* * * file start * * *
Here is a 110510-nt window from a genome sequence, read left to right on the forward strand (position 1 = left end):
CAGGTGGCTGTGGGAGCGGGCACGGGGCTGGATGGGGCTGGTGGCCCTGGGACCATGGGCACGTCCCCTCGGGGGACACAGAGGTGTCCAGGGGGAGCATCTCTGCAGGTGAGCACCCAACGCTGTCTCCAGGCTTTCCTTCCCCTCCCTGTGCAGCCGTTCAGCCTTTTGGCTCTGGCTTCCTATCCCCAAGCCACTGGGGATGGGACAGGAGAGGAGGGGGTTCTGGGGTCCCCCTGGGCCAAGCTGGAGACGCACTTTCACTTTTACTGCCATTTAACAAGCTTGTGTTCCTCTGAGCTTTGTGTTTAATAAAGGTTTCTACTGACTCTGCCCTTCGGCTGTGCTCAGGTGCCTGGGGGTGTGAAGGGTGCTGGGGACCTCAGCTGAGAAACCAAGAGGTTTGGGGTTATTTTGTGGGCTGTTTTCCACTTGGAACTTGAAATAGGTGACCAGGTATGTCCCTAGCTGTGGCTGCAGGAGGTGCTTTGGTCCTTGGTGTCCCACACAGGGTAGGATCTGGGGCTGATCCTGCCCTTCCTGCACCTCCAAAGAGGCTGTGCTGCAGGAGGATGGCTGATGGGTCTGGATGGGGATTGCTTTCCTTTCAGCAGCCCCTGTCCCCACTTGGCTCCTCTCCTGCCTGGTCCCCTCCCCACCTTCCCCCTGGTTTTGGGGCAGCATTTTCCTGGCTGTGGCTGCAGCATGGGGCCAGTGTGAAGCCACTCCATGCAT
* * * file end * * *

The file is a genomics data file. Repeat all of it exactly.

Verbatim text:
Here is a 110510-nt window from a genome sequence, read left to right on the forward strand (position 1 = left end):
CAGGTGGCTGTGGGAGCGGGCACGGGGCTGGATGGGGCTGGTGGCCCTGGGACCATGGGCACGTCCCCTCGGGGGACACAGAGGTGTCCAGGGGGAGCATCTCTGCAGGTGAGCACCCAACGCTGTCTCCAGGCTTTCCTTCCCCTCCCTGTGCAGCCGTTCAGCCTTTTGGCTCTGGCTTCCTATCCCCAAGCCACTGGGGATGGGACAGGAGAGGAGGGGGTTCTGGGGTCCCCCTGGGCCAAGCTGGAGACGCACTTTCACTTTTACTGCCATTTAACAAGCTTGTGTTCCTCTGAGCTTTGTGTTTAATAAAGGTTTCTACTGACTCTGCCCTTCGGCTGTGCTCAGGTGCCTGGGGGTGTGAAGGGTGCTGGGGACCTCAGCTGAGAAACCAAGAGGTTTGGGGTTATTTTGTGGGCTGTTTTCCACTTGGAACTTGAAATAGGTGACCAGGTATGTCCCTAGCTGTGGCTGCAGGAGGTGCTTTGGTCCTTGGTGTCCCACACAGGGTAGGATCTGGGGCTGATCCTGCCCTTCCTGCACCTCCAAAGAGGCTGTGCTGCAGGAGGATGGCTGATGGGTCTGGATGGGGATTGCTTTCCTTTCAGCAGCCCCTGTCCCCACTTGGCTCCTCTCCTGCCTGGTCCCCTCCCCACCTTCCCCCTGGTTTTGGGGCAGCATTTTCCTGGCTGTGGCTGCAGCATGGGGCCAGTGTGAAGCCACTCCATGCAT